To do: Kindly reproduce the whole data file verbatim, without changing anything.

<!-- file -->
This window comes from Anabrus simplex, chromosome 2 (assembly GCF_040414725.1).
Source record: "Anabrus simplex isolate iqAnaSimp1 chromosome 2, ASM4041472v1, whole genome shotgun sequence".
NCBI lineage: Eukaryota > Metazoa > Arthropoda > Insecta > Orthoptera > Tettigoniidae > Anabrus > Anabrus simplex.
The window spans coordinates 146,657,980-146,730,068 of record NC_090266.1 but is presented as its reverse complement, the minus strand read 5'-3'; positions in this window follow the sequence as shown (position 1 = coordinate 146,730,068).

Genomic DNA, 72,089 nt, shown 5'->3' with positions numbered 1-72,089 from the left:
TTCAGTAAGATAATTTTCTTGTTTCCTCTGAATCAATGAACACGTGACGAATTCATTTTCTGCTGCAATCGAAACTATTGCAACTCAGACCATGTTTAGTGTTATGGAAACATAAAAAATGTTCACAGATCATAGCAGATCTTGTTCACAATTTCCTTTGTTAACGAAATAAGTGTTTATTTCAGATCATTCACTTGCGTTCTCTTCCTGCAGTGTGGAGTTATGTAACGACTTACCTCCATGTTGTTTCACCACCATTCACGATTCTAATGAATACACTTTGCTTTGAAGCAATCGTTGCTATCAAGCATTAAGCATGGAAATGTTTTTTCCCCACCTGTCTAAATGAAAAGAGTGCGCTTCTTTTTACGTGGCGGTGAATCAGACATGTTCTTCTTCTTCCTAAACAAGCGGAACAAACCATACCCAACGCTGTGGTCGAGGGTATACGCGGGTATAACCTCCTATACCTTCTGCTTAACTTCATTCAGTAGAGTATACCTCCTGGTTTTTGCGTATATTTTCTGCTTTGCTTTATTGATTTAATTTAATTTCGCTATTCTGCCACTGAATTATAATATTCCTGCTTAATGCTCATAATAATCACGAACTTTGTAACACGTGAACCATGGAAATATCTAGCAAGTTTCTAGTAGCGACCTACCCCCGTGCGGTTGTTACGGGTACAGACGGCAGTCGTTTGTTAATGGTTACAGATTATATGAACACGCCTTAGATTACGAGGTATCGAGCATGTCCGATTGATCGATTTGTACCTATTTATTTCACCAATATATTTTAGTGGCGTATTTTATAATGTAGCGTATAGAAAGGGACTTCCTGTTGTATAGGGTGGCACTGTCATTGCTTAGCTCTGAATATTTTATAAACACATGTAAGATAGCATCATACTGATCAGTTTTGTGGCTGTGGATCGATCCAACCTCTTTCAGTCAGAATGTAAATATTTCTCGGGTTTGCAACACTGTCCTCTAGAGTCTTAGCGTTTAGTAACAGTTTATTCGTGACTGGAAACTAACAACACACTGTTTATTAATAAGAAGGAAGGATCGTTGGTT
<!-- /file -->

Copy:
This window comes from Anabrus simplex, chromosome 2 (assembly GCF_040414725.1).
Source record: "Anabrus simplex isolate iqAnaSimp1 chromosome 2, ASM4041472v1, whole genome shotgun sequence".
NCBI lineage: Eukaryota > Metazoa > Arthropoda > Insecta > Orthoptera > Tettigoniidae > Anabrus > Anabrus simplex.
The window spans coordinates 146,657,980-146,730,068 of record NC_090266.1 but is presented as its reverse complement, the minus strand read 5'-3'; positions in this window follow the sequence as shown (position 1 = coordinate 146,730,068).

Genomic DNA, 72,089 nt, shown 5'->3' with positions numbered 1-72,089 from the left:
TTCAGTAAGATAATTTTCTTGTTTCCTCTGAATCAATGAACACGTGACGAATTCATTTTCTGCTGCAATCGAAACTATTGCAACTCAGACCATGTTTAGTGTTATGGAAACATAAAAAATGTTCACAGATCATAGCAGATCTTGTTCACAATTTCCTTTGTTAACGAAATAAGTGTTTATTTCAGATCATTCACTTGCGTTCTCTTCCTGCAGTGTGGAGTTATGTAACGACTTACCTCCATGTTGTTTCACCACCATTCACGATTCTAATGAATACACTTTGCTTTGAAGCAATCGTTGCTATCAAGCATTAAGCATGGAAATGTTTTTTCCCCACCTGTCTAAATGAAAAGAGTGCGCTTCTTTTTACGTGGCGGTGAATCAGACATGTTCTTCTTCTTCCTAAACAAGCGGAACAAACCATACCCAACGCTGTGGTCGAGGGTATACGCGGGTATAACCTCCTATACCTTCTGCTTAACTTCATTCAGTAGAGTATACCTCCTGGTTTTTGCGTATATTTTCTGCTTTGCTTTATTGATTTAATTTAATTTCGCTATTCTGCCACTGAATTATAATATTCCTGCTTAATGCTCATAATAATCACGAACTTTGTAACACGTGAACCATGGAAATATCTAGCAAGTTTCTAGTAGCGACCTACCCCCGTGCGGTTGTTACGGGTACAGACGGCAGTCGTTTGTTAATGGTTACAGATTATATGAACACGCCTTAGATTACGAGGTATCGAGCATGTCCGATTGATCGATTTGTACCTATTTATTTCACCAATATATTTTAGTGGCGTATTTTATAATGTAGCGTATAGAAAGGGACTTCCTGTTGTATAGGGTGGCACTGTCATTGCTTAGCTCTGAATATTTTATAAACACATGTAAGATAGCATCATACTGATCAGTTTTGTGGCTGTGGATCGATCCAACCTCTTTCAGTCAGAATGTAAATATTTCTCGGGTTTGCAACACTGTCCTCTAGAGTCTTAGCGTTTAGTAACAGTTTATTCGTGACTGGAAACTAACAACACACTGTTTATTAATAAGAAGGAAGGATCGTTGGTT